Data not detecting cultural and local variations

Sometimes, it’s simply a matter of comparing apples and oranges. For example, imagine two hypothetical towns: Packersville and Lakerston.

A sports marketing company is using Big Data and AI to identify opportunities. The company trains its algorithms on basketball data: how many people in each town attend games or watch NBA on TV. Their analysis shows that the people of Lakerton are highly engaged, while the people of Packersville don’t care so much for sports.

Here’s the problem: the people of Packersville actually love sports. They’re all football fanatics. But the algorithm won’t detect this, because it’s been trained to think that basketball data is the only indicator of sports engagement.

Some regions are so culturally different from each other that you can’t compare them with the same data. Instead, you need to train an AI from scratch using a new data set that reflects regional preferences.

How to avoid geographic bias in AI

Whether you’re building an AI from scratch or training a machine learning algorithm, there are a few steps you can take to avoid inherent bias.

Be open about biases

Human beings have geographic biases. Sometimes, this means they have a negative opinion of a locale. More often, it’s simply that they just don’t know about the place, and therefore think it’s not important. It’s good to sit down and have an open, non-judgmental conversation about your team’s biases. When you’re aware these biases exist, you can start watching out for them in data.

Audit training data sets

An AI understands the world by analyzing data. To develop an unbiased AI, therefore, you have to feed it unbiased data. Humans need to intervene at this stage to ensure that the training data is fair, accurate and complete.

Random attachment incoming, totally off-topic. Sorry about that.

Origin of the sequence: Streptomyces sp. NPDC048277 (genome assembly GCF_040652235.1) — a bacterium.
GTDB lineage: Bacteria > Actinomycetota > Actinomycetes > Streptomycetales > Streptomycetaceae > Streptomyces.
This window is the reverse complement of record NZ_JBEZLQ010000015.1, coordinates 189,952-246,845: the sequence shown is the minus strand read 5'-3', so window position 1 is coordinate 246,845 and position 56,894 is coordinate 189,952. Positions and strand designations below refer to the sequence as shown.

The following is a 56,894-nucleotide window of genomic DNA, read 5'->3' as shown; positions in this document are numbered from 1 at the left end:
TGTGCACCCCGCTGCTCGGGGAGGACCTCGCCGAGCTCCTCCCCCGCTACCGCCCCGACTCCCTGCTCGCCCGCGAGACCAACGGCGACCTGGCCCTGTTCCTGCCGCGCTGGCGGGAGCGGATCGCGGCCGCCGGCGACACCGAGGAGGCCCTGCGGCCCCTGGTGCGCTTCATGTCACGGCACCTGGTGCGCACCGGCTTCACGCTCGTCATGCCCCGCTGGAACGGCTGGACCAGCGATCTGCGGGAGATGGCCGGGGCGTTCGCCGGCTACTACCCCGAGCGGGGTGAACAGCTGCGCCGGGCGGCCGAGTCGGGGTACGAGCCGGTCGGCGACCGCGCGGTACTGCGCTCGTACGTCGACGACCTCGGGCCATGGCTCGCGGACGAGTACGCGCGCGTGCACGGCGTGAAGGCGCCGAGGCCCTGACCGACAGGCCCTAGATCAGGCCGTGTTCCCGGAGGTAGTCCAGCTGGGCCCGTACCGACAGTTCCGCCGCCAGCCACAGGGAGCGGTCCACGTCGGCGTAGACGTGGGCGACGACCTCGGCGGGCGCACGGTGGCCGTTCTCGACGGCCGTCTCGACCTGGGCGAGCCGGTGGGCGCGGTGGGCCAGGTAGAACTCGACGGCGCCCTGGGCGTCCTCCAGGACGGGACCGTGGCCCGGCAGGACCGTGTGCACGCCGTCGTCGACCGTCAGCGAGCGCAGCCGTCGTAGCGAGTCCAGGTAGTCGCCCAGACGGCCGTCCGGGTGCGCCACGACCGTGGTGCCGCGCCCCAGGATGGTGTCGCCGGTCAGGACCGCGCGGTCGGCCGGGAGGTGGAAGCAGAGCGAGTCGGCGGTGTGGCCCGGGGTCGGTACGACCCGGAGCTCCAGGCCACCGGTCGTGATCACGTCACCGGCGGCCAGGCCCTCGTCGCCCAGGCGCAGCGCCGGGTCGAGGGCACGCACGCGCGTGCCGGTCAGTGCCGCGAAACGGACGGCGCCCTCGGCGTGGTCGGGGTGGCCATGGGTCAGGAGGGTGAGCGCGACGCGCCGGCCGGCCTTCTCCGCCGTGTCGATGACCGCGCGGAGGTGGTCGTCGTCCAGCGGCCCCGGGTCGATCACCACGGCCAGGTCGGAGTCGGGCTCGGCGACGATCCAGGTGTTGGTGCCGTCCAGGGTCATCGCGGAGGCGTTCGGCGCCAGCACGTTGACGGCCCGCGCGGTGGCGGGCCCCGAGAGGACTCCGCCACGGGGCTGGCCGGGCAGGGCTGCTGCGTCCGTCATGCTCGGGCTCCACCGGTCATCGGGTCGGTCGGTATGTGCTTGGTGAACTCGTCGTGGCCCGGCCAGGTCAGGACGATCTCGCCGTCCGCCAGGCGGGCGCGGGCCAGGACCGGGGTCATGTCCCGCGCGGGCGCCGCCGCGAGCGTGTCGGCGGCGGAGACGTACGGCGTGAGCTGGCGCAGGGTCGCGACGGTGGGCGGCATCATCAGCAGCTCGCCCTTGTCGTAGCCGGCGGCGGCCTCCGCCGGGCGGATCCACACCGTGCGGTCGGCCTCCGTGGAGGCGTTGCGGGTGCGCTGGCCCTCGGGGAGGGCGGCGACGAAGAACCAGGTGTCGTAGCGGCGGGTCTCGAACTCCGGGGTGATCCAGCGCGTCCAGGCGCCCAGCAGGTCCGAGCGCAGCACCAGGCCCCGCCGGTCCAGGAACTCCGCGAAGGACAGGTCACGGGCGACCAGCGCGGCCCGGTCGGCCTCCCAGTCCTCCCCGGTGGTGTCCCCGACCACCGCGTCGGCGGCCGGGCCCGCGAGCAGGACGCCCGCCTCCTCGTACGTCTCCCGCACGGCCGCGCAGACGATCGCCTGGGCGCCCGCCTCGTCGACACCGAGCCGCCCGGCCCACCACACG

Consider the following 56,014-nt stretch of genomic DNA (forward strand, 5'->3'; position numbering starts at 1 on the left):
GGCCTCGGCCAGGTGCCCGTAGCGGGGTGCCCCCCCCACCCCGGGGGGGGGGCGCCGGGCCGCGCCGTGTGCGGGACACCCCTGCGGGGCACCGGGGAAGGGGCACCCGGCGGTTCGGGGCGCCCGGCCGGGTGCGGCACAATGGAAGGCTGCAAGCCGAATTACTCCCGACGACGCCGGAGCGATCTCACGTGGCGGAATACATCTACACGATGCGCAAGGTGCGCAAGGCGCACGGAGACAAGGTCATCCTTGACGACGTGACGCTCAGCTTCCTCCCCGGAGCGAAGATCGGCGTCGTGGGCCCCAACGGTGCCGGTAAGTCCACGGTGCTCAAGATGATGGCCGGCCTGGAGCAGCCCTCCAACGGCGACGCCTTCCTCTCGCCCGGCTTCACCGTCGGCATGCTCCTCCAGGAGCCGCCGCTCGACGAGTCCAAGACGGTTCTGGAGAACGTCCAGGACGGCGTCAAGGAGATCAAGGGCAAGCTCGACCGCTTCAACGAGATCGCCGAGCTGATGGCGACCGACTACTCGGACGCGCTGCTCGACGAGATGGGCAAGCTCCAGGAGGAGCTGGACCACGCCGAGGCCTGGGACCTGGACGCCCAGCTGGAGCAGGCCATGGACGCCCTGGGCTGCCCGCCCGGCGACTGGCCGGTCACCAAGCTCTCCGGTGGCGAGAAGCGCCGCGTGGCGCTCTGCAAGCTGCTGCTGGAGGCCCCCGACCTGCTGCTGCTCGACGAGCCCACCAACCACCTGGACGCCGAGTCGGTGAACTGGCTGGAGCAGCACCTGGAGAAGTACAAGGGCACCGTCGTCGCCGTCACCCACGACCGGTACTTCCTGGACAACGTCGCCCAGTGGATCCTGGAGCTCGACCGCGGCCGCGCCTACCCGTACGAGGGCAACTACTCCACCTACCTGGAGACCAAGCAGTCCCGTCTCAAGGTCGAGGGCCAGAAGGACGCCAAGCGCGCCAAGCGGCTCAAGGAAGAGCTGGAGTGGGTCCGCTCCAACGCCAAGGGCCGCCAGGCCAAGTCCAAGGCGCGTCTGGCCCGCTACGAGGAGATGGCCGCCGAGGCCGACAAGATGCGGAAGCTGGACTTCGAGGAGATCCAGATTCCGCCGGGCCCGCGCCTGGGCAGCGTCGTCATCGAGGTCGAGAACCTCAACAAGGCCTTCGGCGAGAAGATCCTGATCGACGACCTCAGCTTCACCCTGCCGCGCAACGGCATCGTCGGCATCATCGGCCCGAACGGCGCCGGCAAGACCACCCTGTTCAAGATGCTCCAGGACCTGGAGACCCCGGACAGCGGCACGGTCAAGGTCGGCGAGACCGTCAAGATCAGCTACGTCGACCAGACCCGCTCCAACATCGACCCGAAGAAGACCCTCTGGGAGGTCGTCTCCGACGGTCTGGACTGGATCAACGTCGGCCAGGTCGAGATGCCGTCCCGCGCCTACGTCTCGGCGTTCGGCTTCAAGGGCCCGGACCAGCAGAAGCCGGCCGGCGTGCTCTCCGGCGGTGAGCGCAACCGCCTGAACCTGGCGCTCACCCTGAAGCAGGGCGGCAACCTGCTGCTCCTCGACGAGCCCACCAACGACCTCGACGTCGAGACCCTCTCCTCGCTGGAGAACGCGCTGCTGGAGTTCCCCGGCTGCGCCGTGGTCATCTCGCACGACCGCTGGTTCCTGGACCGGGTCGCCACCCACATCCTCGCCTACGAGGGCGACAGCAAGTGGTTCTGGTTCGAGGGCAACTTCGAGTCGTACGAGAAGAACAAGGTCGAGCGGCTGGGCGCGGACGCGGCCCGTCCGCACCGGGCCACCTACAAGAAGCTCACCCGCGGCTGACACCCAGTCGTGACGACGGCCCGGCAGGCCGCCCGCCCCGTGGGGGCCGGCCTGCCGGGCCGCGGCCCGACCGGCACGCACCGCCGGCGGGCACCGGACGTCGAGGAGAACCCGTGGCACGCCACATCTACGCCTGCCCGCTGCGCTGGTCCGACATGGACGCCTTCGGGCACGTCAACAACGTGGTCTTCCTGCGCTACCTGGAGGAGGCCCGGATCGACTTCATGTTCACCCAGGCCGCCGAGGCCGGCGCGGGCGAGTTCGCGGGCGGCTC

Use human circuit-breakers

AI doesn’t have to be completely independent. Human operators can intervene at various stages in the process to ensure that bias hasn’t crept in. For example, suppose an AI is generating letters to clients. In that case, a human admin can audit those letters before they go out.

Do a sense check on outcomes

AI and machine learning can sometimes produce surprising results. This is why they’re useful – they identify patterns that we can’t see. However, it’s good to review automated processes and do a quick sense check to ensure there are no glaring errors in the output.

Add diversity to the AI team

Most importantly, make sure that there’s diversity in the AI training team. A diverse team can identify all kinds of bias at source, including geographical bias. Make sure that everyone on the team has an equal voice and can raise their concerns if needs be.

AI can be an incredibly useful tool for equality and representation. AI doesn’t really discriminate, it just processes data and follows the rules. Discrimination is simply a by-product of bad data. It’s up to us to ensure that algorithms get the right data.